A security worker at Melbourne Airport lost her job after conducting a security screening on Foreign Minister Julie Bishop. She was later reinstated after a reprimand and further training.
The incident occurred as Ms Bishop was heading to New York for the United Nations Leaders Summit on 22 September.
According to a statement from Melbourne Airport, the ISS worker was fired for “not adhering to standard security screening procedures”, after it was revealed that the random screening was not so random. The security check was believed to have been ‘prompted’ by a fellow worker, who recognised the Deputy Leader.
The security worker was suspended from work and has since been reinstated after she underwent additional “process and customer service training”. Another two workers were also suspended as a result of the incident.
And whilst a spokesman for Ms Bishop said she made no “official complaint”, however, the Herald Sun reported that Deputy PM Warren Truss’s office put in the complaint to the airport questioning the indignity Ms Bishop had to endure.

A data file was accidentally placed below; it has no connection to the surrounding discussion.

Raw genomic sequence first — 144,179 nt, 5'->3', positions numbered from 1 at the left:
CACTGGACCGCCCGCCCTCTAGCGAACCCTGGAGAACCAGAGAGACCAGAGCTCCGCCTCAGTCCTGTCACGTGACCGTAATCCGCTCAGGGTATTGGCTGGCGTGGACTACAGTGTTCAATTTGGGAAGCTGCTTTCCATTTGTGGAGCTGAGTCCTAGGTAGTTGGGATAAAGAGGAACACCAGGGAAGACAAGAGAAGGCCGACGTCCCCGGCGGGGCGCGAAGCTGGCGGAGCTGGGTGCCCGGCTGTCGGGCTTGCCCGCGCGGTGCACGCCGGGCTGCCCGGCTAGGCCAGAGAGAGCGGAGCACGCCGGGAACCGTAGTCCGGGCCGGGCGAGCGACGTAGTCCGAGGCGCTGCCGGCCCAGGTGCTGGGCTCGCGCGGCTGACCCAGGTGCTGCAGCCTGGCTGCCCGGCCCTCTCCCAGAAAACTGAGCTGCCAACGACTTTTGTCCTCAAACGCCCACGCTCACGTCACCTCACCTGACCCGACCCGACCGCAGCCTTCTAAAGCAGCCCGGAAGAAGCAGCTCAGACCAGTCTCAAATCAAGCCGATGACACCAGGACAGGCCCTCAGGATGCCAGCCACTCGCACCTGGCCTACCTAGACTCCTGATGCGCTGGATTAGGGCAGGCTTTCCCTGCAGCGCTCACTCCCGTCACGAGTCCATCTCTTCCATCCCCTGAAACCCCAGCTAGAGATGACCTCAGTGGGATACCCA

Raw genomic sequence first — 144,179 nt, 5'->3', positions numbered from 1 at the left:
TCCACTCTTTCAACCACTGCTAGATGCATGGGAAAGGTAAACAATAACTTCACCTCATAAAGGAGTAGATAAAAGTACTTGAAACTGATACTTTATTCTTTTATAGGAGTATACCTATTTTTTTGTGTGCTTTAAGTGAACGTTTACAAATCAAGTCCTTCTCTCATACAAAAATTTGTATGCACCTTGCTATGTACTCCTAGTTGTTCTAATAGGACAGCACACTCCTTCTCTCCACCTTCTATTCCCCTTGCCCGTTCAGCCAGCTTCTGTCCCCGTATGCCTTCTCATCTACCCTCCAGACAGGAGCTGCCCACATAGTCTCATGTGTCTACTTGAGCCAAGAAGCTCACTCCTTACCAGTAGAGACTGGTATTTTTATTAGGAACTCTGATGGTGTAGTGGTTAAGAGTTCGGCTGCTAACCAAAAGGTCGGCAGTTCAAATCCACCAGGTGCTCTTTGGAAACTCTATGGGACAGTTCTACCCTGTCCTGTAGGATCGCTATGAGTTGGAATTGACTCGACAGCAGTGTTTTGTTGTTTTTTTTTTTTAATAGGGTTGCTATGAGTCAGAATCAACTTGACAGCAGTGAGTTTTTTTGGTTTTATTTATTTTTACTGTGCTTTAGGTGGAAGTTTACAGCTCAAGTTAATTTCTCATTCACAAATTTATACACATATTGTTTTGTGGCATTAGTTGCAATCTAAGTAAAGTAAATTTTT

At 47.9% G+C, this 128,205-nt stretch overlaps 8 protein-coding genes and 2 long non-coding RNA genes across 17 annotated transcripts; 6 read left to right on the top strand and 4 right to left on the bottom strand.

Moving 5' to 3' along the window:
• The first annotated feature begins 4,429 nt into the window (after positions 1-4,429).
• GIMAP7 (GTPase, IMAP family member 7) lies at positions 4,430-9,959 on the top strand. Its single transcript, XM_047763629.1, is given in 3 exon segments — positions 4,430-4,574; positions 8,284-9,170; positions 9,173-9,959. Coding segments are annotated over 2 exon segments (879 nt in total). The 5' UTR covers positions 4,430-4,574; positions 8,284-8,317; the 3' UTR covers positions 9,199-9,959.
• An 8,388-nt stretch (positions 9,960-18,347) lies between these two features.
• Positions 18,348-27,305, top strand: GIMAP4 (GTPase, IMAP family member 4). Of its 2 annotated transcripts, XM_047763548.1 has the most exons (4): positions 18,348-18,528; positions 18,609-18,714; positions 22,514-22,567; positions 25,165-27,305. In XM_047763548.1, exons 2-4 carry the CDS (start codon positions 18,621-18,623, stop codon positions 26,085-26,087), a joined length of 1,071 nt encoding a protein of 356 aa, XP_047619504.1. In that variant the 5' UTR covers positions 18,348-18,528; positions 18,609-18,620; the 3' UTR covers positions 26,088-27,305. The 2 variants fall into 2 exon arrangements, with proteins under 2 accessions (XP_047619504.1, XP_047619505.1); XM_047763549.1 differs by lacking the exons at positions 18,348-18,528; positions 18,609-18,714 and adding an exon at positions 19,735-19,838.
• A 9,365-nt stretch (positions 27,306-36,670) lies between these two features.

“The Foreign Minister passes through hundreds of airport security checkpoints each year and is more than happy to be treated on the same basis as other travellers,” said a spokesperson for Ms Bishop. “Neither the Minister nor anyone from her office has made any official complaint regarding her transit through Melbourne Airport at any time.”
According to a union source, the woman acknowledged her error in singling out Ms Bishop for scanning.
James Campbell, the Herald Sun’s State Political Editor, had an interesting take on the situation.
So as I understand it from this incident the situation at our airports is now this: if you are an anonymous nobody you can be pulled aside and screened at the whim a security guard and if you don’t like it, well, tough luck.
If, however, you are a politician famous enough to be recognised by the person with the metal detector you are to be waved through.
The real argument for why Bishop should have been subjected to security screening is, of course, because everyone else is — grandmothers in their orthopaedic shoes, parents carrying children, anyone who catches the authorities’ eye no matter how implausible a Jihadi they might look.
What do you think of this situation? Is Ms Bishop right to be ‘put out’ by this security screening? Was it fair that she was pulled aside for screening, or does her position exempt her from such treatment?